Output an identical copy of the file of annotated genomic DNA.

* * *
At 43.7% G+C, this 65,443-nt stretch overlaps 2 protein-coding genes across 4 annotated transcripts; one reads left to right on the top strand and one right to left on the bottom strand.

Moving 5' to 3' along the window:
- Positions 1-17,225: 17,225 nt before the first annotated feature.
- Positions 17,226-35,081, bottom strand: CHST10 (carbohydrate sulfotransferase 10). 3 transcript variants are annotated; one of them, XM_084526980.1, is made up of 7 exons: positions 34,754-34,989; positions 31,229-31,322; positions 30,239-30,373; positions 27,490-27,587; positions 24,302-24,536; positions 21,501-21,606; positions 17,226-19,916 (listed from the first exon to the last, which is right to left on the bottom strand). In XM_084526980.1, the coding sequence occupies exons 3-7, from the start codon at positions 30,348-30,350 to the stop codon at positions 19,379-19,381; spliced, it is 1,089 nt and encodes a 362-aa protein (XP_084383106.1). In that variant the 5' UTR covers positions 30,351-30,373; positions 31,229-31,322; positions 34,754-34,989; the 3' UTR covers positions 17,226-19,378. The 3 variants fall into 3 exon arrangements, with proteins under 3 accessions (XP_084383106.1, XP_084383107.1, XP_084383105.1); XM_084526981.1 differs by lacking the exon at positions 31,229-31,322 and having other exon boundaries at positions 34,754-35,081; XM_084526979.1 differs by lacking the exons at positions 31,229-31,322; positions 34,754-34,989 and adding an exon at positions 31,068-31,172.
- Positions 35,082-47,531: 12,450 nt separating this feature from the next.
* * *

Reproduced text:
At 43.7% G+C, this 65,443-nt stretch overlaps 2 protein-coding genes across 4 annotated transcripts; one reads left to right on the top strand and one right to left on the bottom strand.

Moving 5' to 3' along the window:
- Positions 1-17,225: 17,225 nt before the first annotated feature.
- Positions 17,226-35,081, bottom strand: CHST10 (carbohydrate sulfotransferase 10). 3 transcript variants are annotated; one of them, XM_084526980.1, is made up of 7 exons: positions 34,754-34,989; positions 31,229-31,322; positions 30,239-30,373; positions 27,490-27,587; positions 24,302-24,536; positions 21,501-21,606; positions 17,226-19,916 (listed from the first exon to the last, which is right to left on the bottom strand). In XM_084526980.1, the coding sequence occupies exons 3-7, from the start codon at positions 30,348-30,350 to the stop codon at positions 19,379-19,381; spliced, it is 1,089 nt and encodes a 362-aa protein (XP_084383106.1). In that variant the 5' UTR covers positions 30,351-30,373; positions 31,229-31,322; positions 34,754-34,989; the 3' UTR covers positions 17,226-19,378. The 3 variants fall into 3 exon arrangements, with proteins under 3 accessions (XP_084383106.1, XP_084383107.1, XP_084383105.1); XM_084526981.1 differs by lacking the exon at positions 31,229-31,322 and having other exon boundaries at positions 34,754-35,081; XM_084526979.1 differs by lacking the exons at positions 31,229-31,322; positions 34,754-34,989 and adding an exon at positions 31,068-31,172.
- Positions 35,082-47,531: 12,450 nt separating this feature from the next.